“Duckfoot” is cannabis slang for pinnatifidofilla. It is also called simple leaf mutation, palmately lobed or webbed foot. It was first described in The Journal of Heredity in 1922 by Walter Scott Malloch who investigated sex inheritance in species.
This mutation turned into an actual strain when in 1916, Lyster Dewey first isolated this recessive gene. The original strain was named Ferramington after its parents – Kymington (a select Minnesota #8) and a landrace that came all the way from Ferrara, Italy. It is believed that this mutation originated in Ferrara.
This is a genetic mutation, which creates plants with branches that expand through the ground as if they were tentacles, always searching for an anchorage point. It is known as the “creeping phenotype.” At first, they grow as if they were normal plants but, as soon as they reach a meter in height their extremities begin to descend until they touch the ground. Once there, they begin to propagate and expand throughout the garden. And, most peculiarly, if there is substrate, they take root. It is a mutation that was developed in forests, to allow cannabis to better reach the light.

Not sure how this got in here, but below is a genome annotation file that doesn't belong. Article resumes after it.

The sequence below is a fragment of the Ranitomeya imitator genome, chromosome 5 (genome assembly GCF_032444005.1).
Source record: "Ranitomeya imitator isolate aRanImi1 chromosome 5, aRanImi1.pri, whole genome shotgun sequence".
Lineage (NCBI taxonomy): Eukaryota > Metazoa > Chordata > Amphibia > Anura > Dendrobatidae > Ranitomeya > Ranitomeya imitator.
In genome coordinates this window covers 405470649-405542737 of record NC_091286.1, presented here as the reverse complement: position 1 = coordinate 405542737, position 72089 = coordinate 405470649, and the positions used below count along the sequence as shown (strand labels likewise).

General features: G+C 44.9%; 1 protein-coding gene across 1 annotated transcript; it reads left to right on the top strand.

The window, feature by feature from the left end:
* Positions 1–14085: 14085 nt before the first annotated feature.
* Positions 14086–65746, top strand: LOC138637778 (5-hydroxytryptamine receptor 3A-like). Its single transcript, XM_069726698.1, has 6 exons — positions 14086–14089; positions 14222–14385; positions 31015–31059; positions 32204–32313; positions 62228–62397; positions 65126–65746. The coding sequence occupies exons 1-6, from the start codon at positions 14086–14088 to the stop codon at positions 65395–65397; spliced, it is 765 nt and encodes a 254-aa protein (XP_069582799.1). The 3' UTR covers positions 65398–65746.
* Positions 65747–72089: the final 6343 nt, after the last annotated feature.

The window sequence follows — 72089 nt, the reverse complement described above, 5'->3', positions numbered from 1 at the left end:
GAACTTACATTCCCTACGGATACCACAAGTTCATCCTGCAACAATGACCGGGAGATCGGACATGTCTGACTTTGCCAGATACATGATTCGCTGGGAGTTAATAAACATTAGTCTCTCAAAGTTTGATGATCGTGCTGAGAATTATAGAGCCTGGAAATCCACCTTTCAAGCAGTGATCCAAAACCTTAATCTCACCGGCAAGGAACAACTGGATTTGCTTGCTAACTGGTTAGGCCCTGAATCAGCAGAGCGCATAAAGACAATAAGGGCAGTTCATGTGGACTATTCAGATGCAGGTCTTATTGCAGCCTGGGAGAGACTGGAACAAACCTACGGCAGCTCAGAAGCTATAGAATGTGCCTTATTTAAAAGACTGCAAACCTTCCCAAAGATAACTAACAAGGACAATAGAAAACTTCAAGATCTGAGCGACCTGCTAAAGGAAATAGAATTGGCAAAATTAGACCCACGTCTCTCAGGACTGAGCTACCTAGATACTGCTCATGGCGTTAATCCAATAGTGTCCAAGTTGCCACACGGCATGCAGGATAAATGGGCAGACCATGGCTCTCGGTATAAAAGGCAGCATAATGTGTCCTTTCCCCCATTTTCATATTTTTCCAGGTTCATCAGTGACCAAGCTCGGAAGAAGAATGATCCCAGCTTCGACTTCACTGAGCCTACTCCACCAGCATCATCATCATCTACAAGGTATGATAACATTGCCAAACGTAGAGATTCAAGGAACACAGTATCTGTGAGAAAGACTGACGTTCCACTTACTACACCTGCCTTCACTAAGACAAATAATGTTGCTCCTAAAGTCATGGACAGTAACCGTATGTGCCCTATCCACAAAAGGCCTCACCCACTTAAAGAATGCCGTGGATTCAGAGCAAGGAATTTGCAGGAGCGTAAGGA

The branches of these “creeping” plants can take root if they find a humid substrate. Once they create their own root system, they begin to grow upwards, as if they had their own identity as plants. This, of course, creates phenotypes boasting much greater yields. This puzzling mutation only happens in sativa plants and features very thin leaves and stems, like a grapevine.
Variegation or Albinism
Also known as albinism, variegation is one of the most beautiful mutations of cannabis. This can occur either fully or partially. This mutation results from a plant’s inability to produce chlorophyll. It can occur on leaves, the heads of buds, or can wash out the entire plant in white.
In the most extreme cases, plants will not live very long as chlorophyll is necessary in the production of sugars for plant energy and development.
Variegation also means lower yields. A lessened ability to photosynthesise equates to slower growing plants. That said, some variegated plants can grow to be quite tall.
Most flower sites on cannabis plants occur at the nodes, where the stalks originate. However, leaf buds occur at the base of the leaves themselves. This is an unusual (if pretty) mutation. It can also be advantageous to yield because the plant grows more bud sites. However, experienced growers tend to remove them as they form; they take up nutrients that can otherwise nourish the main flower sites.
Polyploid is a mutation organism that requires twice as many chromosomes as needed. The polyploidy phenomenon of cannabis occurs when there is a problem in the cellular processes of the plant during the growth phase. Apart from a slight change in appearance, it has no other effect.
This mutation is very common. Polyembryonic seeds contain more than one seedling. Once germinated, it will produce two taproots instead of one. If carefully handled, these seedlings can be successfully separated into two plants.